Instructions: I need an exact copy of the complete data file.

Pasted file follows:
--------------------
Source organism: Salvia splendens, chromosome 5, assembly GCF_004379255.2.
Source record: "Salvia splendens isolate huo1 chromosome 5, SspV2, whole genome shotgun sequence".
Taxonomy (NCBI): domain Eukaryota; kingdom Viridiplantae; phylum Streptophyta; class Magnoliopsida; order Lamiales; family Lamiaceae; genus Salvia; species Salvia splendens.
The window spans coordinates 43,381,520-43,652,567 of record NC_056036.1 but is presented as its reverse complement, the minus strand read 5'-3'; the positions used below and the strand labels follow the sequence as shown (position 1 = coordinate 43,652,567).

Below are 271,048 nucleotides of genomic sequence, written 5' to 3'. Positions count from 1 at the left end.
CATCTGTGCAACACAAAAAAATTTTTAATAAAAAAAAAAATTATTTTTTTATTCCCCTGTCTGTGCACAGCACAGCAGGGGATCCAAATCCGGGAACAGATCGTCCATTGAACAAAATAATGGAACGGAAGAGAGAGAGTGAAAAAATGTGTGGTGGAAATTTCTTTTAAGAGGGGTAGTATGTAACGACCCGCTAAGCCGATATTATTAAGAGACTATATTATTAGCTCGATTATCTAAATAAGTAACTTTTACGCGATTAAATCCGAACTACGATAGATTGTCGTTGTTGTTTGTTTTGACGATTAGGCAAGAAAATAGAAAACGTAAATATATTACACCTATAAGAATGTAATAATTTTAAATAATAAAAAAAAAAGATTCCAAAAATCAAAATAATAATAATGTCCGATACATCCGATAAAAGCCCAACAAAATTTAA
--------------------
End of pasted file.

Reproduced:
Source organism: Salvia splendens, chromosome 5, assembly GCF_004379255.2.
Source record: "Salvia splendens isolate huo1 chromosome 5, SspV2, whole genome shotgun sequence".
Taxonomy (NCBI): domain Eukaryota; kingdom Viridiplantae; phylum Streptophyta; class Magnoliopsida; order Lamiales; family Lamiaceae; genus Salvia; species Salvia splendens.
The window spans coordinates 43,381,520-43,652,567 of record NC_056036.1 but is presented as its reverse complement, the minus strand read 5'-3'; the positions used below and the strand labels follow the sequence as shown (position 1 = coordinate 43,652,567).

Below are 271,048 nucleotides of genomic sequence, written 5' to 3'. Positions count from 1 at the left end.
CATCTGTGCAACACAAAAAAATTTTTAATAAAAAAAAAAATTATTTTTTTATTCCCCTGTCTGTGCACAGCACAGCAGGGGATCCAAATCCGGGAACAGATCGTCCATTGAACAAAATAATGGAACGGAAGAGAGAGAGTGAAAAAATGTGTGGTGGAAATTTCTTTTAAGAGGGGTAGTATGTAACGACCCGCTAAGCCGATATTATTAAGAGACTATATTATTAGCTCGATTATCTAAATAAGTAACTTTTACGCGATTAAATCCGAACTACGATAGATTGTCGTTGTTGTTTGTTTTGACGATTAGGCAAGAAAATAGAAAACGTAAATATATTACACCTATAAGAATGTAATAATTTTAAATAATAAAAAAAAAAGATTCCAAAAATCAAAATAATAATAATGTCCGATACATCCGATAAAAGCCCAACAAAATTTAA